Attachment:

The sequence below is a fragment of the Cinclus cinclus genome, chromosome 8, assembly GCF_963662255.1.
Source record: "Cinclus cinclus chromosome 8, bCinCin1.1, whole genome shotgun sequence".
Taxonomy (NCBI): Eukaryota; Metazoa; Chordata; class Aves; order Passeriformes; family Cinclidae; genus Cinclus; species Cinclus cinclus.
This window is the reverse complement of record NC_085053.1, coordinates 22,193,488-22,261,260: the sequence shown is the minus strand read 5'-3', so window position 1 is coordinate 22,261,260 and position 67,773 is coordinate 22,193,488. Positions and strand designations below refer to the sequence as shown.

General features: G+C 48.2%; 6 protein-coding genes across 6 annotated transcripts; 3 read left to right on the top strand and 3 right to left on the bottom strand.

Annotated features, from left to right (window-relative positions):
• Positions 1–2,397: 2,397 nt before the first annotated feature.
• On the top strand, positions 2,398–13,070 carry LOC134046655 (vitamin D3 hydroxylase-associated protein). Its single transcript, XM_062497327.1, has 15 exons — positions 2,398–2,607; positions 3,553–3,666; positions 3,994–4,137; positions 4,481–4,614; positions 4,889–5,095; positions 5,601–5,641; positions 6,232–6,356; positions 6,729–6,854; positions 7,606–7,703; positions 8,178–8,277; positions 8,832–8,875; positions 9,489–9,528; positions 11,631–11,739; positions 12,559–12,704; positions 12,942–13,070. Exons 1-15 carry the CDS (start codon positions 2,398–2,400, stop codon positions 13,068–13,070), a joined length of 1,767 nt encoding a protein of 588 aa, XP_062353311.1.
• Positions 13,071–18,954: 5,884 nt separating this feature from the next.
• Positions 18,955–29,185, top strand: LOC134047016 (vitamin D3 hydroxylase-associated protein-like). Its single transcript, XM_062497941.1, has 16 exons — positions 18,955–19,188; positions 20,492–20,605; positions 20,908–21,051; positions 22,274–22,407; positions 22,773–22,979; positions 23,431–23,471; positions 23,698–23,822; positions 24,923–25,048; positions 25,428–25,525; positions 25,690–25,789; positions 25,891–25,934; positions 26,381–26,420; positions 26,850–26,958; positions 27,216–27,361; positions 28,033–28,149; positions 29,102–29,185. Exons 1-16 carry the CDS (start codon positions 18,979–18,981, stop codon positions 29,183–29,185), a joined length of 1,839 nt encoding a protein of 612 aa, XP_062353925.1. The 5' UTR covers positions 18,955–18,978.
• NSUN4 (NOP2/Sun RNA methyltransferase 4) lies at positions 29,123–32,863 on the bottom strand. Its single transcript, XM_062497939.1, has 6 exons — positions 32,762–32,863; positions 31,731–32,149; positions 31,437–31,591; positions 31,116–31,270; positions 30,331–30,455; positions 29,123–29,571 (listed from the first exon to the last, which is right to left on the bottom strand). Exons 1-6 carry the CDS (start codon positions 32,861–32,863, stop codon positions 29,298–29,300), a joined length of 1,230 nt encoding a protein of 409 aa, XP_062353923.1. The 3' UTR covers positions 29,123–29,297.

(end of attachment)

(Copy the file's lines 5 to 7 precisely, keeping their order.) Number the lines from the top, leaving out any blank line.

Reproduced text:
General features: G+C 48.2%; 6 protein-coding genes across 6 annotated transcripts; 3 read left to right on the top strand and 3 right to left on the bottom strand.

Annotated features, from left to right (window-relative positions):
• Positions 1–2,397: 2,397 nt before the first annotated feature.